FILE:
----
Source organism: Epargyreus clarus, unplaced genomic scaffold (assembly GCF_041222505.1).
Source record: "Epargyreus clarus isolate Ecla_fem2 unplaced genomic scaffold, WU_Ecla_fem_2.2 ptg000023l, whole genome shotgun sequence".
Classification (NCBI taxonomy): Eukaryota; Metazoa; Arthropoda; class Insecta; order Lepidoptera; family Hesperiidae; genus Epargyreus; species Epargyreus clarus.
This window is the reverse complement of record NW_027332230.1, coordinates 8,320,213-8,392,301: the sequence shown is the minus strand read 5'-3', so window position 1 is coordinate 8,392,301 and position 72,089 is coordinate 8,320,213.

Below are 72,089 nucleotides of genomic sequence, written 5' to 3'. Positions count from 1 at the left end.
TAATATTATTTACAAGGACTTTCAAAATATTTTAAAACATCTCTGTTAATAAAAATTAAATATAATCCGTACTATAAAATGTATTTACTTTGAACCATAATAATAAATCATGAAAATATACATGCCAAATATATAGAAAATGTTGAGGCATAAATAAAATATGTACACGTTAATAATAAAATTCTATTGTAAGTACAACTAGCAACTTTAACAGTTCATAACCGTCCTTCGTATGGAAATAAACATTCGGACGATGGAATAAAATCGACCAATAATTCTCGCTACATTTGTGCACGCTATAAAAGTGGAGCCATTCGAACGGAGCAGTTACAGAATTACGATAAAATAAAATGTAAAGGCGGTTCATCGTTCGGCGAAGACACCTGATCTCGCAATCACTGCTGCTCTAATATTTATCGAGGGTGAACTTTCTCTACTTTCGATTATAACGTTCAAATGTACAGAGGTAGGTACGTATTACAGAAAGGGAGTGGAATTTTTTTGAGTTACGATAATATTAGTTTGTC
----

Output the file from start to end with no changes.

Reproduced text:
Source organism: Epargyreus clarus, unplaced genomic scaffold (assembly GCF_041222505.1).
Source record: "Epargyreus clarus isolate Ecla_fem2 unplaced genomic scaffold, WU_Ecla_fem_2.2 ptg000023l, whole genome shotgun sequence".
Classification (NCBI taxonomy): Eukaryota; Metazoa; Arthropoda; class Insecta; order Lepidoptera; family Hesperiidae; genus Epargyreus; species Epargyreus clarus.
This window is the reverse complement of record NW_027332230.1, coordinates 8,320,213-8,392,301: the sequence shown is the minus strand read 5'-3', so window position 1 is coordinate 8,392,301 and position 72,089 is coordinate 8,320,213.

Below are 72,089 nucleotides of genomic sequence, written 5' to 3'. Positions count from 1 at the left end.
TAATATTATTTACAAGGACTTTCAAAATATTTTAAAACATCTCTGTTAATAAAAATTAAATATAATCCGTACTATAAAATGTATTTACTTTGAACCATAATAATAAATCATGAAAATATACATGCCAAATATATAGAAAATGTTGAGGCATAAATAAAATATGTACACGTTAATAATAAAATTCTATTGTAAGTACAACTAGCAACTTTAACAGTTCATAACCGTCCTTCGTATGGAAATAAACATTCGGACGATGGAATAAAATCGACCAATAATTCTCGCTACATTTGTGCACGCTATAAAAGTGGAGCCATTCGAACGGAGCAGTTACAGAATTACGATAAAATAAAATGTAAAGGCGGTTCATCGTTCGGCGAAGACACCTGATCTCGCAATCACTGCTGCTCTAATATTTATCGAGGGTGAACTTTCTCTACTTTCGATTATAACGTTCAAATGTACAGAGGTAGGTACGTATTACAGAAAGGGAGTGGAATTTTTTTGAGTTACGATAATATTAGTTTGTC